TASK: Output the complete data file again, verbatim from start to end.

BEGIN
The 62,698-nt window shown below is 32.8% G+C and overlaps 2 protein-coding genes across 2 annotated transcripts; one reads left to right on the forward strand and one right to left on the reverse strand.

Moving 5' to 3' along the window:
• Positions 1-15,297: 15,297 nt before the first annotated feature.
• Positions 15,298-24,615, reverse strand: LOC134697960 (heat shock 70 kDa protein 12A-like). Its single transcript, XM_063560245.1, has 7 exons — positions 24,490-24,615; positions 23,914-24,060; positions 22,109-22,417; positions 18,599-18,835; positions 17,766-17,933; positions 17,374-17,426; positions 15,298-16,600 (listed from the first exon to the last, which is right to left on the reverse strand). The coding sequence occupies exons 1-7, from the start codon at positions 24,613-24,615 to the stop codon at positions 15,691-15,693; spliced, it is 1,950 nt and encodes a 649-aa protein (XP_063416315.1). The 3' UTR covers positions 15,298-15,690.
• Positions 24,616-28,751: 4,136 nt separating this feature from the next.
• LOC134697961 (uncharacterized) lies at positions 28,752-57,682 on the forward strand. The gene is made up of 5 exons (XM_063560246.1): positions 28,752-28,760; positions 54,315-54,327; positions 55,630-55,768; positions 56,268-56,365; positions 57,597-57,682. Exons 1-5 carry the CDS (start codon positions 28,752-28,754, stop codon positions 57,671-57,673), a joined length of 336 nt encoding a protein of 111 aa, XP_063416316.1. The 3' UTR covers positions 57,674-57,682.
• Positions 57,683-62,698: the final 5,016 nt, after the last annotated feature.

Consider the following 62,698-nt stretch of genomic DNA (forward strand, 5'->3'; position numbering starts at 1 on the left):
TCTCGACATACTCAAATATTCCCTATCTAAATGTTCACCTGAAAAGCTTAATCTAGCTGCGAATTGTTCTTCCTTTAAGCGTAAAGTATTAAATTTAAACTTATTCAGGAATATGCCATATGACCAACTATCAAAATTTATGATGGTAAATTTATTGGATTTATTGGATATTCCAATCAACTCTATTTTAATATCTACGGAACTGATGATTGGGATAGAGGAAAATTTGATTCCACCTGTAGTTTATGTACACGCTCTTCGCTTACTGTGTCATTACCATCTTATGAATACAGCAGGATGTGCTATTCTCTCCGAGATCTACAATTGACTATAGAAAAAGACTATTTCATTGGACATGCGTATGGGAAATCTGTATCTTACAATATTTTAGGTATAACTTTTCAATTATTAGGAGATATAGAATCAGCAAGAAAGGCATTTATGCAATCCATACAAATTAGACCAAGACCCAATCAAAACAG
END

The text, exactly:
The 62,698-nt window shown below is 32.8% G+C and overlaps 2 protein-coding genes across 2 annotated transcripts; one reads left to right on the forward strand and one right to left on the reverse strand.

Moving 5' to 3' along the window:
• Positions 1-15,297: 15,297 nt before the first annotated feature.
• Positions 15,298-24,615, reverse strand: LOC134697960 (heat shock 70 kDa protein 12A-like). Its single transcript, XM_063560245.1, has 7 exons — positions 24,490-24,615; positions 23,914-24,060; positions 22,109-22,417; positions 18,599-18,835; positions 17,766-17,933; positions 17,374-17,426; positions 15,298-16,600 (listed from the first exon to the last, which is right to left on the reverse strand). The coding sequence occupies exons 1-7, from the start codon at positions 24,613-24,615 to the stop codon at positions 15,691-15,693; spliced, it is 1,950 nt and encodes a 649-aa protein (XP_063416315.1). The 3' UTR covers positions 15,298-15,690.
• Positions 24,616-28,751: 4,136 nt separating this feature from the next.
• LOC134697961 (uncharacterized) lies at positions 28,752-57,682 on the forward strand. The gene is made up of 5 exons (XM_063560246.1): positions 28,752-28,760; positions 54,315-54,327; positions 55,630-55,768; positions 56,268-56,365; positions 57,597-57,682. Exons 1-5 carry the CDS (start codon positions 28,752-28,754, stop codon positions 57,671-57,673), a joined length of 336 nt encoding a protein of 111 aa, XP_063416316.1. The 3' UTR covers positions 57,674-57,682.
• Positions 57,683-62,698: the final 5,016 nt, after the last annotated feature.

Consider the following 62,698-nt stretch of genomic DNA (forward strand, 5'->3'; position numbering starts at 1 on the left):
TCTCGACATACTCAAATATTCCCTATCTAAATGTTCACCTGAAAAGCTTAATCTAGCTGCGAATTGTTCTTCCTTTAAGCGTAAAGTATTAAATTTAAACTTATTCAGGAATATGCCATATGACCAACTATCAAAATTTATGATGGTAAATTTATTGGATTTATTGGATATTCCAATCAACTCTATTTTAATATCTACGGAACTGATGATTGGGATAGAGGAAAATTTGATTCCACCTGTAGTTTATGTACACGCTCTTCGCTTACTGTGTCATTACCATCTTATGAATACAGCAGGATGTGCTATTCTCTCCGAGATCTACAATTGACTATAGAAAAAGACTATTTCATTGGACATGCGTATGGGAAATCTGTATCTTACAATATTTTAGGTATAACTTTTCAATTATTAGGAGATATAGAATCAGCAAGAAAGGCATTTATGCAATCCATACAAATTAGACCAAGACCCAATCAAAACAG